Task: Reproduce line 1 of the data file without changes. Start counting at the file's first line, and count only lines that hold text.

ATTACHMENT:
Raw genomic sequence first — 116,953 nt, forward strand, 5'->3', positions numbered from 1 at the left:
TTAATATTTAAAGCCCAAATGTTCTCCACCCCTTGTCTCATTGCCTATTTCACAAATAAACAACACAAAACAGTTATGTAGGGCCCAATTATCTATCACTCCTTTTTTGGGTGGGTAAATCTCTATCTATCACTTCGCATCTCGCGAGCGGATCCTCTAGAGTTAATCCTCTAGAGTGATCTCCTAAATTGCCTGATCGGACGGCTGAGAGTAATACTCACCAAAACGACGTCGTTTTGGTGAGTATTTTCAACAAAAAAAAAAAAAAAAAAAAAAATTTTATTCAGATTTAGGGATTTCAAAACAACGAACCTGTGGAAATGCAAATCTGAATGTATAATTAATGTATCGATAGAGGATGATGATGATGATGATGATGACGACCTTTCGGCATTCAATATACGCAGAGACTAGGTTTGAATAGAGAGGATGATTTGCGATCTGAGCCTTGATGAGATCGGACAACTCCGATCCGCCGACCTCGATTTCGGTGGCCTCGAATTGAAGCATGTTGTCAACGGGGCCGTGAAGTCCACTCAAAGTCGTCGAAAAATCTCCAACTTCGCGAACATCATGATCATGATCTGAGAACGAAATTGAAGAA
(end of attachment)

Raw genomic sequence first — 116,953 nt, forward strand, 5'->3', positions numbered from 1 at the left: